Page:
Furlong has produced a multimedia novel entitled Unnatural States.  It is certainly multimedia.  Whether it is a novel is debatable.  More on that later.  Navigating the simple site, you are immediately confronted with a “Trailer / Intro”, which features an buzzcut older woman in sunglasses performing YouTube-esque antics in lieu of of a book jacket.  It had me clicking desperately for the next page.  Readers, it went downhill from there. unnatural states

Unnatural States is a linear progression of linked webpages filled with text, pictures, sound effects and more video clips.  These are all meant to serve as the stuff of this “novel,” which apparently is a mystery about some latter-day John the Apostle and a terrier-like reporter named Virginia hot on his trail.  Or something.  It was hard to tell, what with all the noise and bad sentences.

If it’s possible for a website to be claustrophobic, this one is.  When I’m reading, I like to know where I’m going.  How many pages the books has (or dots at the bottom of the screen, in the case of the Kindle), how far along I am, what chapter I’m on, and so forth.  Unnatural States gives you none of these.  You don’t how far you’ve come, or how far you’ve got to go.  There are no chapters.  No organization at all that I could detect, other than the arrows at the bottom of your screen.  If you want to understand what’s going on, you can’t skip the video clips.  You have to watch them.  It’s like taking orders from the author.  It’s annoying as hell.

I mean, I like movies and video as much as anyone.  But I watch them as video.  Clips as stand-ins for the written word are horribly inefficient.  They just take so long.  What would constitute a few paragraphs of dialogue takes three minutes of video.  It’s the same reason I prefer to get my news off the web rather than TV: in the time it takes a talking head to get to the gist, I can have read a whole page of analysis, and be on to the next thing, rather than passively waiting for the talking head to tell me what’s next.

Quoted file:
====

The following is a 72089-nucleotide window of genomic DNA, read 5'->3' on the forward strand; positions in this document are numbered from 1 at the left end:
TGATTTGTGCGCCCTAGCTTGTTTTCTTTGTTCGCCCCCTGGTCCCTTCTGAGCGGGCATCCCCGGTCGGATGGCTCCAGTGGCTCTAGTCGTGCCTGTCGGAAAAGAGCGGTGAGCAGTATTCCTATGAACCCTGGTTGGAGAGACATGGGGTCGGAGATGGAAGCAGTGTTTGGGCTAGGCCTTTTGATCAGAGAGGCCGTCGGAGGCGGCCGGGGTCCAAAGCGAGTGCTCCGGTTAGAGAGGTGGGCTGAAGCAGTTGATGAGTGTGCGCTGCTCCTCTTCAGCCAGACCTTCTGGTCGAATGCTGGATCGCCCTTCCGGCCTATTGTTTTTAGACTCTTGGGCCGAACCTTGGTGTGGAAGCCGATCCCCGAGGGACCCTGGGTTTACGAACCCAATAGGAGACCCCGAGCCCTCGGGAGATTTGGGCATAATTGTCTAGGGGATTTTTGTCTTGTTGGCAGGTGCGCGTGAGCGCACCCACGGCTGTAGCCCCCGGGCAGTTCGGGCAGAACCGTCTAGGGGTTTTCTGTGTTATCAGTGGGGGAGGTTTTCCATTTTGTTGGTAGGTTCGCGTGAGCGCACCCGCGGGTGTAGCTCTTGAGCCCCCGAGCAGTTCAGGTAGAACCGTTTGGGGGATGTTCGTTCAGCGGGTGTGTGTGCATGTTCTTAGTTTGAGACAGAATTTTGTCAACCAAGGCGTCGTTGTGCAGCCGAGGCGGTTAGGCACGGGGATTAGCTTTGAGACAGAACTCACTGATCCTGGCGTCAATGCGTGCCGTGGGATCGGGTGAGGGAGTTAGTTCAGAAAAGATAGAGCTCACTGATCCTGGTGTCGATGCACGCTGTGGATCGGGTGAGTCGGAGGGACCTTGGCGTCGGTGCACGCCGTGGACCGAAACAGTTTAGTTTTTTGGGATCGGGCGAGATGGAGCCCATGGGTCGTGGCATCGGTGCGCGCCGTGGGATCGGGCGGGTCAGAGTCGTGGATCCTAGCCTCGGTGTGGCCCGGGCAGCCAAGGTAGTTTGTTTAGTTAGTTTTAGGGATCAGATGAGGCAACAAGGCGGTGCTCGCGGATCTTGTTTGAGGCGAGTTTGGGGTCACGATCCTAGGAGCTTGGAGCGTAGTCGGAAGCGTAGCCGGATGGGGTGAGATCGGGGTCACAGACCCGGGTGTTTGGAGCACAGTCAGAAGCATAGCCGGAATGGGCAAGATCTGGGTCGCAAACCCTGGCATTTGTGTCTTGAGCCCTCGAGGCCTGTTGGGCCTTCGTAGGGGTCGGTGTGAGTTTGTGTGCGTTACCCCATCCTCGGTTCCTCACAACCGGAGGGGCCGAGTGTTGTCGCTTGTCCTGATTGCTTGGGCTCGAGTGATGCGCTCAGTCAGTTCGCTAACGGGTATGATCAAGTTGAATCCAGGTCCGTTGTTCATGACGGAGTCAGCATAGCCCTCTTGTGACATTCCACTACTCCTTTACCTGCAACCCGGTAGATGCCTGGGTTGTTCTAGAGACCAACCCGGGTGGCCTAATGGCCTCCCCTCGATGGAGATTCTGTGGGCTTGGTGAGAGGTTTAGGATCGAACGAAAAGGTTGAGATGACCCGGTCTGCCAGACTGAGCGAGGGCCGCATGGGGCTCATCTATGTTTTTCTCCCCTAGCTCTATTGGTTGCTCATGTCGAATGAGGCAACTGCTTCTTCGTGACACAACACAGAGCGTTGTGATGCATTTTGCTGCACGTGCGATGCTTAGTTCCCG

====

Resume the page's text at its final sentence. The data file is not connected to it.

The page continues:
Now, a novel just is a passive experience.  Which is why I can’t stand to read bad ones.  If I’m going to hand my conscious working mind over to a writer, he / she better do good things with it.  Inserting video clips as stand-ins for words just doesn’t cut it.  I don’t pick up a novel to be a part-time watcher.  I pick it up to be a reader.

Normally I’m all for innovation.  But this is the kind of thing that’s going to make a raging literary reactionary out of me.  There have to be some parameters.  A novel can be spoken, a novel can be filmed.  But, as yet, a novel cannot be turned into a multimedia showcase.  Not without ceasing to become a novel and becoming something else.  A dreary mess, in this case.

Take the video sequences, for instance.  Yes, they are painfully amateur productions.  But that’s not the problem.  Slick scenes directed by Quentin Tarantino would not improve the situation.  That’s because video clips are not writing; they are fundamentally something else.  This is the reason you don’t attend a movie screening of your favorite novel book in hand, nor read a book with a DVD remote, watching the scenes as you read them.  I suppose it’s possible to imagine a future when the multitasking hordes both read and watch video at the same time, but that won’t be reading (or watching, for that matter).  It will be something else.  For now the barrier between the two is impermeable.  Unnatural States is a demonstration of why.  If this is the future of the novel, the novel is finished.

Is it fair to review a “novel” that I haven’t actually finished?  Normally I’d say no.  But in this case I think it is justified.  I couldn’t possibly drudge through to end of this exercise in digital tedium.  Furlong has managed to construct a galactic failure of tinny sound effects, 80s-arcade music, painfully turgid video scenes, and woefully uninteresting writing.  An actual novel, the kind that consists of mere words, is incapable of such a massive falling down.  So I guess this makes Furlong something of an innovator, after all.

Judge for yourself here:  Unnatural States, by Nicola Furlong

UPDATE: Normally I contact the author of a book or piece I review, and invite them to comment.  But I haven’t been able to locate Furlong’s contact information.  If anybody has it, please feel free to forward it to me.

Also posted at TeleRead.